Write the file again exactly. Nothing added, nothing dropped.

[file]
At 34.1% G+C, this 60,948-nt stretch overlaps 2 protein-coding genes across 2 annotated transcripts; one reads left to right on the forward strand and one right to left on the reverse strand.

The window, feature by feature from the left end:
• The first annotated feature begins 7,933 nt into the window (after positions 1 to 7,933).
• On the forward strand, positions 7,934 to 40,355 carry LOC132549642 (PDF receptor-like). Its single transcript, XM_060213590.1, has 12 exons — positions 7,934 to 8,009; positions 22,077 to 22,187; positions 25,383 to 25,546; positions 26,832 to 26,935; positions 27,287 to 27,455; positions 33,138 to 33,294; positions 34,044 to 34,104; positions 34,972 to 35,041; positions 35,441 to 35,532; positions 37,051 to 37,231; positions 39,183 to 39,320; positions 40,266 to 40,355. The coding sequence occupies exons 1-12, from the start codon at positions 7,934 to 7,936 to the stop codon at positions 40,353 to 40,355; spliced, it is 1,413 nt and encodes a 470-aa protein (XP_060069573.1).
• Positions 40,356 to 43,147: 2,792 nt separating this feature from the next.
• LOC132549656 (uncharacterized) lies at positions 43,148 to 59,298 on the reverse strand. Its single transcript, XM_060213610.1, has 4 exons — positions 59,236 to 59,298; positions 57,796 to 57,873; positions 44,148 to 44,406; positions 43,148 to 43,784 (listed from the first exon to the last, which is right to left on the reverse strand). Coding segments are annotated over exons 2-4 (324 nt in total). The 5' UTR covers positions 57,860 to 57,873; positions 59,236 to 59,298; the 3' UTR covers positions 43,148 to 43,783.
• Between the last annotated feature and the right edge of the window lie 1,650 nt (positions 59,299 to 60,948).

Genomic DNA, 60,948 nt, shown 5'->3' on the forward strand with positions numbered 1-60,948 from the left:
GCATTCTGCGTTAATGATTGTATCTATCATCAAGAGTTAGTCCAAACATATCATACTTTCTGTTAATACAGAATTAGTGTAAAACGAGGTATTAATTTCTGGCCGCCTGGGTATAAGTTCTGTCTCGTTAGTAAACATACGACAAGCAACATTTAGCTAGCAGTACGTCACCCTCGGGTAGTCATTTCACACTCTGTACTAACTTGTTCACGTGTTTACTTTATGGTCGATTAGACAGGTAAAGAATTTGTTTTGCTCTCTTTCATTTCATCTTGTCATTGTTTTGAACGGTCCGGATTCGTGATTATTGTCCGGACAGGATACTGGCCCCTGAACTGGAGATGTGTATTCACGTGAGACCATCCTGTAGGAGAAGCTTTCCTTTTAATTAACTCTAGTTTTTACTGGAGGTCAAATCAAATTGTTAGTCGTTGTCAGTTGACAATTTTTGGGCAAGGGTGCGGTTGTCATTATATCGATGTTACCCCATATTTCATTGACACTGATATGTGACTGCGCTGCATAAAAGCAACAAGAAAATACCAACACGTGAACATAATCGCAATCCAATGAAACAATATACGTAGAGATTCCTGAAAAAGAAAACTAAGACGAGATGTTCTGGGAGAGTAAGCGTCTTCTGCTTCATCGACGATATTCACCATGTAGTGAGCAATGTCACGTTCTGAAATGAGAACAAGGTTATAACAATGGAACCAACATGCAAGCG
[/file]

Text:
At 34.1% G+C, this 60,948-nt stretch overlaps 2 protein-coding genes across 2 annotated transcripts; one reads left to right on the forward strand and one right to left on the reverse strand.

The window, feature by feature from the left end:
• The first annotated feature begins 7,933 nt into the window (after positions 1 to 7,933).
• On the forward strand, positions 7,934 to 40,355 carry LOC132549642 (PDF receptor-like). Its single transcript, XM_060213590.1, has 12 exons — positions 7,934 to 8,009; positions 22,077 to 22,187; positions 25,383 to 25,546; positions 26,832 to 26,935; positions 27,287 to 27,455; positions 33,138 to 33,294; positions 34,044 to 34,104; positions 34,972 to 35,041; positions 35,441 to 35,532; positions 37,051 to 37,231; positions 39,183 to 39,320; positions 40,266 to 40,355. The coding sequence occupies exons 1-12, from the start codon at positions 7,934 to 7,936 to the stop codon at positions 40,353 to 40,355; spliced, it is 1,413 nt and encodes a 470-aa protein (XP_060069573.1).
• Positions 40,356 to 43,147: 2,792 nt separating this feature from the next.
• LOC132549656 (uncharacterized) lies at positions 43,148 to 59,298 on the reverse strand. Its single transcript, XM_060213610.1, has 4 exons — positions 59,236 to 59,298; positions 57,796 to 57,873; positions 44,148 to 44,406; positions 43,148 to 43,784 (listed from the first exon to the last, which is right to left on the reverse strand). Coding segments are annotated over exons 2-4 (324 nt in total). The 5' UTR covers positions 57,860 to 57,873; positions 59,236 to 59,298; the 3' UTR covers positions 43,148 to 43,783.
• Between the last annotated feature and the right edge of the window lie 1,650 nt (positions 59,299 to 60,948).

Genomic DNA, 60,948 nt, shown 5'->3' on the forward strand with positions numbered 1-60,948 from the left:
GCATTCTGCGTTAATGATTGTATCTATCATCAAGAGTTAGTCCAAACATATCATACTTTCTGTTAATACAGAATTAGTGTAAAACGAGGTATTAATTTCTGGCCGCCTGGGTATAAGTTCTGTCTCGTTAGTAAACATACGACAAGCAACATTTAGCTAGCAGTACGTCACCCTCGGGTAGTCATTTCACACTCTGTACTAACTTGTTCACGTGTTTACTTTATGGTCGATTAGACAGGTAAAGAATTTGTTTTGCTCTCTTTCATTTCATCTTGTCATTGTTTTGAACGGTCCGGATTCGTGATTATTGTCCGGACAGGATACTGGCCCCTGAACTGGAGATGTGTATTCACGTGAGACCATCCTGTAGGAGAAGCTTTCCTTTTAATTAACTCTAGTTTTTACTGGAGGTCAAATCAAATTGTTAGTCGTTGTCAGTTGACAATTTTTGGGCAAGGGTGCGGTTGTCATTATATCGATGTTACCCCATATTTCATTGACACTGATATGTGACTGCGCTGCATAAAAGCAACAAGAAAATACCAACACGTGAACATAATCGCAATCCAATGAAACAATATACGTAGAGATTCCTGAAAAAGAAAACTAAGACGAGATGTTCTGGGAGAGTAAGCGTCTTCTGCTTCATCGACGATATTCACCATGTAGTGAGCAATGTCACGTTCTGAAATGAGAACAAGGTTATAACAATGGAACCAACATGCAAGCG